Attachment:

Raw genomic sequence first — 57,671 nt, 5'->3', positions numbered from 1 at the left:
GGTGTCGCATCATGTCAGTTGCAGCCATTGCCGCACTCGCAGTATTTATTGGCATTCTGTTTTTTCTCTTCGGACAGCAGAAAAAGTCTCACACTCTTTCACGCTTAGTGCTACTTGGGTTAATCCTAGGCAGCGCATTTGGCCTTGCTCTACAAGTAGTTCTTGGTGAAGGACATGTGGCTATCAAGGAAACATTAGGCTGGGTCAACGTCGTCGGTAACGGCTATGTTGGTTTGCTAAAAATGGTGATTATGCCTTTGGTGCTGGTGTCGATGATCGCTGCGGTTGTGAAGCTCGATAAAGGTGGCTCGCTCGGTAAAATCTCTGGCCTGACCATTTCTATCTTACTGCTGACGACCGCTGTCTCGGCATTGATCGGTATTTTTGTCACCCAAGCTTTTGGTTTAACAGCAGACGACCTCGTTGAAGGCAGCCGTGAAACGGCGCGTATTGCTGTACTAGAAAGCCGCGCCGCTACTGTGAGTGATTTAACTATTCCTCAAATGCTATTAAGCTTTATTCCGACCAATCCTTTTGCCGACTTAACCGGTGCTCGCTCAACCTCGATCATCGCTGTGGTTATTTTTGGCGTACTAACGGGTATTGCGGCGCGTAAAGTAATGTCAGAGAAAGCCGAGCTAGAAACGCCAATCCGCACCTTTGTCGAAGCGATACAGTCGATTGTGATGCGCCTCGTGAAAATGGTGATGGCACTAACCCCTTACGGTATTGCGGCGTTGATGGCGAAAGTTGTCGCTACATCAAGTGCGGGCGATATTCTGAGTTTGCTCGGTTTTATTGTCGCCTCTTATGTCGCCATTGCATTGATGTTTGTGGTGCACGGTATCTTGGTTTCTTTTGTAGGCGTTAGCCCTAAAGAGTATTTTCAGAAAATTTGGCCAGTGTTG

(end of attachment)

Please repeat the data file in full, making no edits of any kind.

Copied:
Raw genomic sequence first — 57,671 nt, 5'->3', positions numbered from 1 at the left:
GGTGTCGCATCATGTCAGTTGCAGCCATTGCCGCACTCGCAGTATTTATTGGCATTCTGTTTTTTCTCTTCGGACAGCAGAAAAAGTCTCACACTCTTTCACGCTTAGTGCTACTTGGGTTAATCCTAGGCAGCGCATTTGGCCTTGCTCTACAAGTAGTTCTTGGTGAAGGACATGTGGCTATCAAGGAAACATTAGGCTGGGTCAACGTCGTCGGTAACGGCTATGTTGGTTTGCTAAAAATGGTGATTATGCCTTTGGTGCTGGTGTCGATGATCGCTGCGGTTGTGAAGCTCGATAAAGGTGGCTCGCTCGGTAAAATCTCTGGCCTGACCATTTCTATCTTACTGCTGACGACCGCTGTCTCGGCATTGATCGGTATTTTTGTCACCCAAGCTTTTGGTTTAACAGCAGACGACCTCGTTGAAGGCAGCCGTGAAACGGCGCGTATTGCTGTACTAGAAAGCCGCGCCGCTACTGTGAGTGATTTAACTATTCCTCAAATGCTATTAAGCTTTATTCCGACCAATCCTTTTGCCGACTTAACCGGTGCTCGCTCAACCTCGATCATCGCTGTGGTTATTTTTGGCGTACTAACGGGTATTGCGGCGCGTAAAGTAATGTCAGAGAAAGCCGAGCTAGAAACGCCAATCCGCACCTTTGTCGAAGCGATACAGTCGATTGTGATGCGCCTCGTGAAAATGGTGATGGCACTAACCCCTTACGGTATTGCGGCGTTGATGGCGAAAGTTGTCGCTACATCAAGTGCGGGCGATATTCTGAGTTTGCTCGGTTTTATTGTCGCCTCTTATGTCGCCATTGCATTGATGTTTGTGGTGCACGGTATCTTGGTTTCTTTTGTAGGCGTTAGCCCTAAAGAGTATTTTCAGAAAATTTGGCCAGTGTTG